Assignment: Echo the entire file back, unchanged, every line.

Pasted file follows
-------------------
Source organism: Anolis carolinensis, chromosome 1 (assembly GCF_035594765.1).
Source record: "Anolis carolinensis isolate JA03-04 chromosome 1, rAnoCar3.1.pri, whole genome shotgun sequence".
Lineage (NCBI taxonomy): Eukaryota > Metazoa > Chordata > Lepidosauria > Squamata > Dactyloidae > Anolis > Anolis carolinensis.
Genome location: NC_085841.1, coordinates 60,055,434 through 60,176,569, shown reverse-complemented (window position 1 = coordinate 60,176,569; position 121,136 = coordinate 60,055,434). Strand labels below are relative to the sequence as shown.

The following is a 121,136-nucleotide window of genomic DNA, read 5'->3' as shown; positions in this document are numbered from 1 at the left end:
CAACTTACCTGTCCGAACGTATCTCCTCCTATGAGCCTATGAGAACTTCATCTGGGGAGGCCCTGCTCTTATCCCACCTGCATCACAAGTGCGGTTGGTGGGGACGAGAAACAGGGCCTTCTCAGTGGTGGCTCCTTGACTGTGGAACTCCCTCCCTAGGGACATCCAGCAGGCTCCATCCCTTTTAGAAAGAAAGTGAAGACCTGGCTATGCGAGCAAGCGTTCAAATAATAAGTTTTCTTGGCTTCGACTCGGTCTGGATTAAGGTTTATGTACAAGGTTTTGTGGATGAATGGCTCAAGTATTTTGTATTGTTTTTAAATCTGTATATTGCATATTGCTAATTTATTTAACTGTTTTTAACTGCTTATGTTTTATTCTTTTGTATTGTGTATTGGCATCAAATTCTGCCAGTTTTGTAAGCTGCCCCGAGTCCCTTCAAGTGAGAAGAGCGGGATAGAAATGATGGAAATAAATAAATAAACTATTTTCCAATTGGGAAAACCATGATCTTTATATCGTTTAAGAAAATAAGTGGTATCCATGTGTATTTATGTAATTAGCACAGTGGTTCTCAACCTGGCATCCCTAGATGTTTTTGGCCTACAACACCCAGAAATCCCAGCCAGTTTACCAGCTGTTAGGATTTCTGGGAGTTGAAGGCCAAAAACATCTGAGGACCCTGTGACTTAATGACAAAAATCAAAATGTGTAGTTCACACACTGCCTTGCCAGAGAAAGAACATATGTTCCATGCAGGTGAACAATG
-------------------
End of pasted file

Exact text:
Source organism: Anolis carolinensis, chromosome 1 (assembly GCF_035594765.1).
Source record: "Anolis carolinensis isolate JA03-04 chromosome 1, rAnoCar3.1.pri, whole genome shotgun sequence".
Lineage (NCBI taxonomy): Eukaryota > Metazoa > Chordata > Lepidosauria > Squamata > Dactyloidae > Anolis > Anolis carolinensis.
Genome location: NC_085841.1, coordinates 60,055,434 through 60,176,569, shown reverse-complemented (window position 1 = coordinate 60,176,569; position 121,136 = coordinate 60,055,434). Strand labels below are relative to the sequence as shown.

The following is a 121,136-nucleotide window of genomic DNA, read 5'->3' as shown; positions in this document are numbered from 1 at the left end:
CAACTTACCTGTCCGAACGTATCTCCTCCTATGAGCCTATGAGAACTTCATCTGGGGAGGCCCTGCTCTTATCCCACCTGCATCACAAGTGCGGTTGGTGGGGACGAGAAACAGGGCCTTCTCAGTGGTGGCTCCTTGACTGTGGAACTCCCTCCCTAGGGACATCCAGCAGGCTCCATCCCTTTTAGAAAGAAAGTGAAGACCTGGCTATGCGAGCAAGCGTTCAAATAATAAGTTTTCTTGGCTTCGACTCGGTCTGGATTAAGGTTTATGTACAAGGTTTTGTGGATGAATGGCTCAAGTATTTTGTATTGTTTTTAAATCTGTATATTGCATATTGCTAATTTATTTAACTGTTTTTAACTGCTTATGTTTTATTCTTTTGTATTGTGTATTGGCATCAAATTCTGCCAGTTTTGTAAGCTGCCCCGAGTCCCTTCAAGTGAGAAGAGCGGGATAGAAATGATGGAAATAAATAAATAAACTATTTTCCAATTGGGAAAACCATGATCTTTATATCGTTTAAGAAAATAAGTGGTATCCATGTGTATTTATGTAATTAGCACAGTGGTTCTCAACCTGGCATCCCTAGATGTTTTTGGCCTACAACACCCAGAAATCCCAGCCAGTTTACCAGCTGTTAGGATTTCTGGGAGTTGAAGGCCAAAAACATCTGAGGACCCTGTGACTTAATGACAAAAATCAAAATGTGTAGTTCACACACTGCCTTGCCAGAGAAAGAACATATGTTCCATGCAGGTGAACAATG